(c) a regular hexagon?

Solutions:

Perimeter of square = 30 cm

4 × side = 30

Side = 30 / 4

Side = 7.5 cm

Perimeter of an equilateral triangle = 30 cm

3 × side = 30

Side = 30 / 3

Side = 10 cm

Perimeter of a regular hexagon = 30 cm

6 × side = 30

Side = 30 / 6

Side = 5 cm

12. Two sides of a triangle are 12 cm and 14 cm. The perimeter of the triangle is 36 cm. What is its third side?

Solutions:

Let x cm be the third side

Perimeter of triangle = 36 cm

12 + 14 + x = 36

26 + x = 36

x = 36 – 26

x = 10 cm

∴ The third side is 10 cm

13. Find the cost of fencing a square park of side 250 m at the rate of ₹ 20 per metre.

Solutions:

Side of square = 250 m

Perimeter of square = 4 × side

= 4 × 250

= 1000 m

Cost of fencing = ₹ 20 per m

Cost of fencing for 1000 m = ₹ 20 × 1000

= ₹ 20,000

14. Find the cost of fencing a rectangular park of length 175 cm and breadth 125 m at the rate of ₹ 12 per metre.

Solutions:

Length = 175 cm

Breadth = 125 m

Perimeter of rectangular park = 2 (Length + Breadth)

= 2 (175 + 125)

= 2 (300)

= 2 × 300

= 600 m

Cost of fencing = 12 × 600

= 7200

∴ Cost of fencing is ₹ 7,200

15. Sweety runs around a square park of side 75 m. Bulbul runs around a rectangular park with length 60 m and breadth 45 m. Who covers less distance?

Solutions:

Perimeter of square = 4 × side

= 4 × 75

= 300 m

∴ Distance covered by Sweety is 300 m

Perimeter of rectangular park = 2 (Length + Breadth)

= 2 (60 + 45)

= 2 (105)

= 2 × 105

= 210 m

∴ Distance covered by Bulbul is 210 m

Hence, Bulbul covers less distance than Sweety.

16. What is the perimeter of each of the each of the following figures? What do you infer from the the answers?

NCERT Solutions for Class 6 Maths Chapter 10 Exercise 10.1 - 2

Solutions:

(a) Perimeter of square = 4 × side

= 4 × 25

= 100 cm

(b) Perimeter of rectangle = 2 (40 + 10)

= 2 × 50

= 100 cm

(c) Perimeter of rectangle = 2 (Length + Breadth)

= 2 (30 + 20)

= 2 (50)

= 2 × 50

= 100 cm

(d) Perimeter of triangle = 30 + 30 + 40

= 100 cm

All the figures have same perimeter.

17. Avneet buys 9 square paving slabs, each with a side of 1 / 2 m. He lays them in the form of a square.

(a) What is the perimeter of his arrangement [fig 10.7(i)]?

NCERT Solutions for Class 6 Maths Chapter 10 Exercise 10.1 - 3

(b) Shari does not like his arrangement. She gets him to lay them out like a cross. What is the perimeter of her arrangement [(Fig 10.7 (ii)]?

(c) Which has greater perimeter?

(d) Avneet wonders if there is a way of getting an even greater perimeter. Can you find a way of doing this? (The paving slabs must meet along complete edges i.e they cannot be broken.)

Solutions:

(a) Side of square = 3 × side

= 3 × 1 / 2

= 3 / 2 m

Perimeter of Square = 4 × 3 / 2

= 2 × 3

= 6 m

(b) Perimeter = 0.5 + 1 + 1 + 0.5 + 1 + 1 + 0.5 + 1 + 1 + 0.5 + 1 + 1

= 10 m

(c) The arrangement in the form of cross has greater perimeter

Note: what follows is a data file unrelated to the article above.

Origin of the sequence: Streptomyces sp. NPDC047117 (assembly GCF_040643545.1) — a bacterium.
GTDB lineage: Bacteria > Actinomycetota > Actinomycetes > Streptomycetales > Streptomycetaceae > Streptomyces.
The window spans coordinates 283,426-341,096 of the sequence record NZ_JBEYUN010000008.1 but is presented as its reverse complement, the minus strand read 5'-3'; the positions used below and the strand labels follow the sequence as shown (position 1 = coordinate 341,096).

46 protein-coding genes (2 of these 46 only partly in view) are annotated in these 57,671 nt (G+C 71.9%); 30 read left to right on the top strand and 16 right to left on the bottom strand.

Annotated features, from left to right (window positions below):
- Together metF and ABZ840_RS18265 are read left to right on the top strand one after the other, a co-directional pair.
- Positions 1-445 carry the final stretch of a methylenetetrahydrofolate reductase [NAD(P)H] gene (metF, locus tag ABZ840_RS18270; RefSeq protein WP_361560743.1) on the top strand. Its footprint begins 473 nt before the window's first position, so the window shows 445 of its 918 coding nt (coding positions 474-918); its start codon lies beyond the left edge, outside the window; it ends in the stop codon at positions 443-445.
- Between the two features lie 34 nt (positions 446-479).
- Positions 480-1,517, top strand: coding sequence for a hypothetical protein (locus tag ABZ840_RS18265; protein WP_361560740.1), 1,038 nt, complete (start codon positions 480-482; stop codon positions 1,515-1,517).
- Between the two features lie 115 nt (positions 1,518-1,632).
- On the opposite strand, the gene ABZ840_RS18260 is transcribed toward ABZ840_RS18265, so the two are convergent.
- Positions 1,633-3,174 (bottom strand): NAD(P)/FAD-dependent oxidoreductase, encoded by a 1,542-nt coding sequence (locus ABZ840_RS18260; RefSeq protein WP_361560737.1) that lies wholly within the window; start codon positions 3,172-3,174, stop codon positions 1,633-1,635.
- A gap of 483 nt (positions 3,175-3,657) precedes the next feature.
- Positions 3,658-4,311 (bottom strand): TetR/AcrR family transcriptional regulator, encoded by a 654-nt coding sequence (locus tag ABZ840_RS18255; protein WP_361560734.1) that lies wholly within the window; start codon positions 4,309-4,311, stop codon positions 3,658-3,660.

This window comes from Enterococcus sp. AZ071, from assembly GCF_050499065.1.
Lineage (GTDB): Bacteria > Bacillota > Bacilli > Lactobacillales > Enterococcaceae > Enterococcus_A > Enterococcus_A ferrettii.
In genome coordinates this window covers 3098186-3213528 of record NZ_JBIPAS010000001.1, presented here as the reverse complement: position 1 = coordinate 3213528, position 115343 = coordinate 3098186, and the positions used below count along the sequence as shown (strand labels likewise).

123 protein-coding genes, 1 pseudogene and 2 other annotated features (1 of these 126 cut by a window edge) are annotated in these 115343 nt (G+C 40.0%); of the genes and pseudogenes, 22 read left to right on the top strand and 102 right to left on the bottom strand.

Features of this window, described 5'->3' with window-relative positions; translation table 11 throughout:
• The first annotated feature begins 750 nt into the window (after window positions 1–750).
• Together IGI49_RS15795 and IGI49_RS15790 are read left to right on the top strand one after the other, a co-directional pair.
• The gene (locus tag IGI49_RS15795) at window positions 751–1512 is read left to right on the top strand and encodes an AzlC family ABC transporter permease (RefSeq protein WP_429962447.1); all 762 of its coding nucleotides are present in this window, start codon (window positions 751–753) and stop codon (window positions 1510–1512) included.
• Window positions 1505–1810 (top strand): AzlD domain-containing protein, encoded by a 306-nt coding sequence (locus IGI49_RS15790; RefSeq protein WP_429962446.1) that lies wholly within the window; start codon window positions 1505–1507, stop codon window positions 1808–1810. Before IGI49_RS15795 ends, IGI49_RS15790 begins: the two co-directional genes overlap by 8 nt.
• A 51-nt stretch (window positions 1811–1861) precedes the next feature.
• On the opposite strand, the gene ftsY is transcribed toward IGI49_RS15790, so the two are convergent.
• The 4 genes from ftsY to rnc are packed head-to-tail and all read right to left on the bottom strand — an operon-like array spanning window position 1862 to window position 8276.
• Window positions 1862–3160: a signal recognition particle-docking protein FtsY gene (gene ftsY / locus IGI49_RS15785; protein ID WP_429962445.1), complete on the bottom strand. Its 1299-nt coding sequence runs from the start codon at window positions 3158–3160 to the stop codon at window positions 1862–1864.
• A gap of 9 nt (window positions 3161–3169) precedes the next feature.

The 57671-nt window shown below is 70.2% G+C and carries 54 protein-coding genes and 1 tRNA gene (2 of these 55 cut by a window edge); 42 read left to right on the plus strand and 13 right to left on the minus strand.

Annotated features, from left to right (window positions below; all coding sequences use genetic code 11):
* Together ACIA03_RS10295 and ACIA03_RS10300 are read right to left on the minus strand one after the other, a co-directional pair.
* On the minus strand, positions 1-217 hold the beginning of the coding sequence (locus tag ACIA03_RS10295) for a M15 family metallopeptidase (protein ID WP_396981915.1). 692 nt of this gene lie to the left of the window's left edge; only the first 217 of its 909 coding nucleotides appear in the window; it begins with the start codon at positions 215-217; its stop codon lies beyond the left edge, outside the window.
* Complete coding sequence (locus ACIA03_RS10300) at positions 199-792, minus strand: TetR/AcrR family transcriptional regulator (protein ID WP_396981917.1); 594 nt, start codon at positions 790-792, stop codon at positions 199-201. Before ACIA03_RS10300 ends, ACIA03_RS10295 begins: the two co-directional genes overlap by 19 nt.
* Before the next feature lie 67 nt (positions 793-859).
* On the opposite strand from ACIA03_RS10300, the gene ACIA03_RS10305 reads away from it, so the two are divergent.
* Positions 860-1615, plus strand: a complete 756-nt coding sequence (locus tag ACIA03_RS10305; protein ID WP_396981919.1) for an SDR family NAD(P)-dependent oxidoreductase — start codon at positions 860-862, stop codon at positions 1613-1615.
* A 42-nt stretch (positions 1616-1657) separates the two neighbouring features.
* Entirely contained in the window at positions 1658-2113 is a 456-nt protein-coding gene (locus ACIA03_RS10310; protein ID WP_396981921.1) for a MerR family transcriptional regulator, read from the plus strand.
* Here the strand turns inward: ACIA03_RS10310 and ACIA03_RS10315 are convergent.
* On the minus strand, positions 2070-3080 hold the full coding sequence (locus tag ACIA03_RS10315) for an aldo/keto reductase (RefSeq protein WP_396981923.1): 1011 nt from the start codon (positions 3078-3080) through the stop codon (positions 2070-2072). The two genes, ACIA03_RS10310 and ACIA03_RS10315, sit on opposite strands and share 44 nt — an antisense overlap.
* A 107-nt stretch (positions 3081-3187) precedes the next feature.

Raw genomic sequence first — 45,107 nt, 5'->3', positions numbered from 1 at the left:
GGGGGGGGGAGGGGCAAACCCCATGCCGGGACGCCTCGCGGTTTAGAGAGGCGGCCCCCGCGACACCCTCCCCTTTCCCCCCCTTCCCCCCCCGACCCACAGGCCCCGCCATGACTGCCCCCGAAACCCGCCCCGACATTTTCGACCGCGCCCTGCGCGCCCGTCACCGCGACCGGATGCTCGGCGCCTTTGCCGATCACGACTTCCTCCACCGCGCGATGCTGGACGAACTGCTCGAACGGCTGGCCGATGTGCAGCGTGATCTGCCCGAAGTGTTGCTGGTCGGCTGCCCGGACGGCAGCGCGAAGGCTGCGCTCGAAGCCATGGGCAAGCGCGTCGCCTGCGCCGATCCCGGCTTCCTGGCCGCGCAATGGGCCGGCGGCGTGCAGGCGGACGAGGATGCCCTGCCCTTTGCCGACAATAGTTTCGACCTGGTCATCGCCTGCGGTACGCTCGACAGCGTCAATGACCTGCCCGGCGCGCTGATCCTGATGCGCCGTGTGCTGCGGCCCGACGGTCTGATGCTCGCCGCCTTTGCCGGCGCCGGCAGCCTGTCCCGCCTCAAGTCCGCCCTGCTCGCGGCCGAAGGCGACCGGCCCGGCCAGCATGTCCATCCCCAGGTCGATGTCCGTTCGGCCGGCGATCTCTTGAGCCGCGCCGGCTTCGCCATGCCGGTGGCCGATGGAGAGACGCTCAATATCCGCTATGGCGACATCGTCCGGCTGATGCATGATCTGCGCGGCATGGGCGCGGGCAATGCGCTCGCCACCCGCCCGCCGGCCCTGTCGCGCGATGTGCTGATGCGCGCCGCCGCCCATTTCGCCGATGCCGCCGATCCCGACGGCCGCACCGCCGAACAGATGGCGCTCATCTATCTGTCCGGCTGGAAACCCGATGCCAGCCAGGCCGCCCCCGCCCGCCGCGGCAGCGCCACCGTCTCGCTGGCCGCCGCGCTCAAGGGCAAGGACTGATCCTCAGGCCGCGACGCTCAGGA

(d) Perimeters greater than 10 m cannot be determined.


Exercise 10.2 page no: 216

1. Find the areas of the following figures by counting square:

NCERT Solutions for Class 6 Maths Chapter 10 Exercise 10.2 - 1

NCERT Solutions for Class 6 Maths Chapter 10 Exercise 10.2 - 2

(a) The figure contains only 9 fully filled squares. Hence, the area of this figure will be 9 square units.

(b) The figure contains only 5 fully filled squares. Hence, the area of this figure will be 5 square units.

(c) The figure contains 2 fully filled squares and 4 half filled squares. Hence, the area of this figure will be 4 square units.

(d) The figure contains only 8 fully filled squares. Hence, the area of this figure will be 8 square units.

(e) The figure contains only 10 fully filled squares. Hence, the area of this figure will be 10 square units.

(f) The figure contains only 2 fully filled squares and 4 half filled squares. Hence, the area of this figure will be 4 square units.

(g) The figure contains 4 fully filled squares and 4 4 half filled squares. Hence, the area of this figure will be 6 square units.

(h) The figure contains 5 fully filled squares. Hence, the area of this figure will be 5 square units.

(i) The figure contains 9 fully filled squares. Hence, the area of this figure will be 9 square units.

(j) The figure contains 2 fully filled squares and 4 half filled squares. Hence, the area of this figure will be 4 square units.

(k) The figure contains 4 fully filled squares and 2 half filled squares. Hence, the area of this figure will be 5 square units.

(l) From the given figure, we observe

Covered Area Number Area estimate (square units)
Fully filled squares 2 2
Half filled squares
More than half filled squares 6 6
Less than half filled squares 6 0

Therefore total area = 2 + 6

= 8 square units.

(m) From the given figure, we observe

Covered Area Number Area estimate (square units)
Fully filled squares 5 5
Half filled squares
More than half filled squares 9 9
Less than half filled squares 12 0

Therefore total area = 5 + 9

= 14 square units

(n) From the given figure, we observe